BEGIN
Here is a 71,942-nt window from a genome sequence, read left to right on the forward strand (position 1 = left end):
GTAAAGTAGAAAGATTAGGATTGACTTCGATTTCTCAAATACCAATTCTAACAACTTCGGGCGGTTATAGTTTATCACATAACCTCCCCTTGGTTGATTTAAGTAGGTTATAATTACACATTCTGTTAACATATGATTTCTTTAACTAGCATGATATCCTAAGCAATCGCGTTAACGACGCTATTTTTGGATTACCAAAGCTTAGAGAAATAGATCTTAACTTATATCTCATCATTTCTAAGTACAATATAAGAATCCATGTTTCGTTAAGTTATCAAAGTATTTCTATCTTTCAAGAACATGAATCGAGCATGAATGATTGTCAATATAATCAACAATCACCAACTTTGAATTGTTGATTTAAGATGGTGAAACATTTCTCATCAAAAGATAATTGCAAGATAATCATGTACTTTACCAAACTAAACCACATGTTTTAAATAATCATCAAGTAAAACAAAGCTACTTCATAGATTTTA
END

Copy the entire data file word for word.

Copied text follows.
Here is a 71,942-nt window from a genome sequence, read left to right on the forward strand (position 1 = left end):
GTAAAGTAGAAAGATTAGGATTGACTTCGATTTCTCAAATACCAATTCTAACAACTTCGGGCGGTTATAGTTTATCACATAACCTCCCCTTGGTTGATTTAAGTAGGTTATAATTACACATTCTGTTAACATATGATTTCTTTAACTAGCATGATATCCTAAGCAATCGCGTTAACGACGCTATTTTTGGATTACCAAAGCTTAGAGAAATAGATCTTAACTTATATCTCATCATTTCTAAGTACAATATAAGAATCCATGTTTCGTTAAGTTATCAAAGTATTTCTATCTTTCAAGAACATGAATCGAGCATGAATGATTGTCAATATAATCAACAATCACCAACTTTGAATTGTTGATTTAAGATGGTGAAACATTTCTCATCAAAAGATAATTGCAAGATAATCATGTACTTTACCAAACTAAACCACATGTTTTAAATAATCATCAAGTAAAACAAAGCTACTTCATAGATTTTA